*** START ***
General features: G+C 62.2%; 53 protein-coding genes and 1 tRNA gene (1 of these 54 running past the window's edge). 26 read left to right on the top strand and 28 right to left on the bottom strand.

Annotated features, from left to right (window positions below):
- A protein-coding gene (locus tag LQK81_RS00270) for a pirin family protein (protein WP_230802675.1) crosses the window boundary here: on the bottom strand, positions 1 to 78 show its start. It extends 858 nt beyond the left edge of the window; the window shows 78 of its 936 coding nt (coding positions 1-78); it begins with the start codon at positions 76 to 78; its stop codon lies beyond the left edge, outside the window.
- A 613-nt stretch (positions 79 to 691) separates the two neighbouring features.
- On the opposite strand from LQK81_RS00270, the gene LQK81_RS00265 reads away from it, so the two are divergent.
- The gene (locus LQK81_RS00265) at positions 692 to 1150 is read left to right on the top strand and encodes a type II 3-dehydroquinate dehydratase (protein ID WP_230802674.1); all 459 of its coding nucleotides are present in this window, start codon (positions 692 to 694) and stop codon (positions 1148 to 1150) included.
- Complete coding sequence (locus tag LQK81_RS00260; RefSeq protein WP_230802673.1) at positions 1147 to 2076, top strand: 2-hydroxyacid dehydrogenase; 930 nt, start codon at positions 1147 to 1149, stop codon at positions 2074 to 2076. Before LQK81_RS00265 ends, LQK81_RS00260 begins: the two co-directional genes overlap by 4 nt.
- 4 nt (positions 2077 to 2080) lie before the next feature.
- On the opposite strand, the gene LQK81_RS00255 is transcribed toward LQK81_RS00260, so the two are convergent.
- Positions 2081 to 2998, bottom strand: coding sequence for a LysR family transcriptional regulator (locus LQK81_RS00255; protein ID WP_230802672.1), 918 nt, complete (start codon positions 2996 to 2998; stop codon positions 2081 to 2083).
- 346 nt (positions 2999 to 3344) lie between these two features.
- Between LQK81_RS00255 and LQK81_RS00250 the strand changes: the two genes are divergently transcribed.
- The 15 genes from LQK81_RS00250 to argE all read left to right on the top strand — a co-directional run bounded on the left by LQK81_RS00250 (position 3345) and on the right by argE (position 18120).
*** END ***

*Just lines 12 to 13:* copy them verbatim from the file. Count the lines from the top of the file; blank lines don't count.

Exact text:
- Between LQK81_RS00255 and LQK81_RS00250 the strand changes: the two genes are divergently transcribed.
- The 15 genes from LQK81_RS00250 to argE all read left to right on the top strand — a co-directional run bounded on the left by LQK81_RS00250 (position 3345) and on the right by argE (position 18120).